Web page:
Virginia Court Rules Copying Photos Found on Internet is Fair Use

Discussion in 'Weather In The News' started by Dan Robinson, Jul 3, 2018.

  1. Dan Robinson

    Dan Robinson WxLibrary Editor
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    https://petapixel.com/2018/07/02/court-rules-copying-photos-found-on-internet-is-fair-use/

    This will be overturned when it is appealed, but this business of "transformative" fair use is getting out of control. By these extremely liberal interpretations, which are very popular among the non-content creating public and business sectors, almost nothing can be considered infringement.

    The most prominent examples of the "transformative" claim include Buzzfeed's creation of viral top ten photo lists using stolen content and the Richard Prince "appropriation" cases:

    https://petapixel.com/2017/07/27/ph...-suit-richard-princes-instagram-art-go-ahead/

    Our collective input and voices will likely be needed to reverse this trend, particularly in the passage of the CASE act (Copyright Small Claims). The Federal district courts are not experts on copyright law, so decisions can vary wildly. Many of them are appealed to higher courts, where the low-level decisions are frequently overturned. This is of course very expensive to the photographer bringing the suit.

    I can't stress enough how important it is to make your voice heard:

    http://copyrightdefense.com/action

    If this trend does not change, it would be adviseable to take all of your work offline and only post tiny thumbnails. I may be doing that myself soon.
     
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    #1 Dan Robinson, Jul 3, 2018
    Last edited: Jul 12, 2018
  2. Dan Robinson

    Dan Robinson WxLibrary Editor
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  3. Warren Faidley

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    Just find the abusers and beat the crap out of them.
     
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  4. Dave C

    Dave C EF1

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    This type of thing really gets under my skin. Reading the court opinion there makes me ill- clearly a judge who basically also thinks content is free and that fair use has a place in a digital world. There should be zero grey area and interpretation in my opinion- fair use needs to die. Mass media is not informing any longer, they are spinning and profiting from any other media they can steal and regurgitate. Educators, research, critics, etc. almost all are profiting or reducing their expense by using your work. Content other than verbal and some written quotes should never have been lumped in the same set of lax protective laws.

    I've had people claim they are allowed to download and print any of my photos I post to the web. I've also had several re-posts, edits, and crops done to my images without permission and getting those taken down was extremely tough and in some cases impossible. People are greedy, selfish, and lazy, and will get away with what they can; in light of that I cannot begin to imagine why we have such lax laws or interpretations of the laws to protect individuals who spend their time, passion, and money creating content. The purpose and market value assessments in copyright lawsuits like this one are particularly vexing as they are completely subjective and put burden of proof on the creator. The entire system we have makes content creators bear great expense in time and money to protect what is clearly ours to distribute as we see fit. What should happen is the thieves of original work should have to bear great expense to defend their 'fair use'. Fair use needs to be dialed WAY down or completely eliminated in law that reflects modern life, not life decades ago.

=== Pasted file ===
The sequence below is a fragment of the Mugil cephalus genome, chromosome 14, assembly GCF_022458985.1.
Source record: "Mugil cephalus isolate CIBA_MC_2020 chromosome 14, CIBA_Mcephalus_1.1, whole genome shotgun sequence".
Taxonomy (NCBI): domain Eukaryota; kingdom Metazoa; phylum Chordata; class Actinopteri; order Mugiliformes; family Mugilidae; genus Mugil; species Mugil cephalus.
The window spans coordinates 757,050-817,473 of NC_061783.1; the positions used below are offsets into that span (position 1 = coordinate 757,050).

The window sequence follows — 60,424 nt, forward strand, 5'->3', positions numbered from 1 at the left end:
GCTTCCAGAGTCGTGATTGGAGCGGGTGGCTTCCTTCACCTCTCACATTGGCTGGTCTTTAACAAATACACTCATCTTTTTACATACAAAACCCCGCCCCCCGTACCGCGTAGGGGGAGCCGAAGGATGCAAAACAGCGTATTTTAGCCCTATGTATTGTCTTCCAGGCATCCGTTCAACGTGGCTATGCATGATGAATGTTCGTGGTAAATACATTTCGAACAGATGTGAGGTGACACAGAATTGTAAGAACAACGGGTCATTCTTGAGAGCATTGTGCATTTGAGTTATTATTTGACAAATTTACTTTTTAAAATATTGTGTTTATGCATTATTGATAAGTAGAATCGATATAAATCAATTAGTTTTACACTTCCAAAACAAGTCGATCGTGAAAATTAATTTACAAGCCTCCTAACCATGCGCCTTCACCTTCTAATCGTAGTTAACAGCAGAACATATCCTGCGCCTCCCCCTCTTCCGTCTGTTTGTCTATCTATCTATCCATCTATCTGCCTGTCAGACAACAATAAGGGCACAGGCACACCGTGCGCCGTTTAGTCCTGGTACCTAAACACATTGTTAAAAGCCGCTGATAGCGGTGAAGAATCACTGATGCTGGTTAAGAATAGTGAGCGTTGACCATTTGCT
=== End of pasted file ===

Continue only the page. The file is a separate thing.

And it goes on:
I should add that 100% of work I wish to protect is now watermarked with © and my initials in a place that cannot be easily cropped, and I never upload images longer than 2000 pixels (usually 25% of originals). So frustrating we have to do all this.
     
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  5. tmesias

    tmesias Lurker

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    Such a vicious buisness.... being a profitable content creator seems harder than actually getting the tornado to begin with
     
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  6. Warren Faidley

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    The judge's attitude is really a reflection of today's entitlement society. People no longer consider (or value) the costs and time a person puts into creating something or providing a service. For some reason, people think we live in an all-inclusive world. You would not believe the number of requests I get for footage and images and the user does not want to pay a dime, or they want to pay an insulting fee. On Friday, National Geographic emailed me and offered $100.00 for me to research, edit and allow them to use a clip. Dream on. Now you know why I'm destroying all my originals before I kick the bucket.
     
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